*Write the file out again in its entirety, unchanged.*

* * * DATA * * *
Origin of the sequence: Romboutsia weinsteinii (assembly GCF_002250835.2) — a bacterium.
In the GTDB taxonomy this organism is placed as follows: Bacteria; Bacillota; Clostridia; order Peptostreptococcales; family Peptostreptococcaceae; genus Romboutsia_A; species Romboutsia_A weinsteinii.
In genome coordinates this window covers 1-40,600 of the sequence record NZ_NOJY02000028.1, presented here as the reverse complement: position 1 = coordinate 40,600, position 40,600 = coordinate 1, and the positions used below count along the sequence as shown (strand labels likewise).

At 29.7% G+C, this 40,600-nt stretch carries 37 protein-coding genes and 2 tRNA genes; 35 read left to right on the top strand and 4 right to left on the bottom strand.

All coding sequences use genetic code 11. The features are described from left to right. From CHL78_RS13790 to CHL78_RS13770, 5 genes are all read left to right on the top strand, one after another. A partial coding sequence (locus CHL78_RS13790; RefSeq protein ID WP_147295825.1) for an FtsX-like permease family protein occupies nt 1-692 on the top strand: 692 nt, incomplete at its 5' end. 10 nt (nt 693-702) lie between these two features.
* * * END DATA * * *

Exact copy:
Origin of the sequence: Romboutsia weinsteinii (assembly GCF_002250835.2) — a bacterium.
In the GTDB taxonomy this organism is placed as follows: Bacteria; Bacillota; Clostridia; order Peptostreptococcales; family Peptostreptococcaceae; genus Romboutsia_A; species Romboutsia_A weinsteinii.
In genome coordinates this window covers 1-40,600 of the sequence record NZ_NOJY02000028.1, presented here as the reverse complement: position 1 = coordinate 40,600, position 40,600 = coordinate 1, and the positions used below count along the sequence as shown (strand labels likewise).

At 29.7% G+C, this 40,600-nt stretch carries 37 protein-coding genes and 2 tRNA genes; 35 read left to right on the top strand and 4 right to left on the bottom strand.

All coding sequences use genetic code 11. The features are described from left to right. From CHL78_RS13790 to CHL78_RS13770, 5 genes are all read left to right on the top strand, one after another. A partial coding sequence (locus CHL78_RS13790; RefSeq protein ID WP_147295825.1) for an FtsX-like permease family protein occupies nt 1-692 on the top strand: 692 nt, incomplete at its 5' end. 10 nt (nt 693-702) lie between these two features.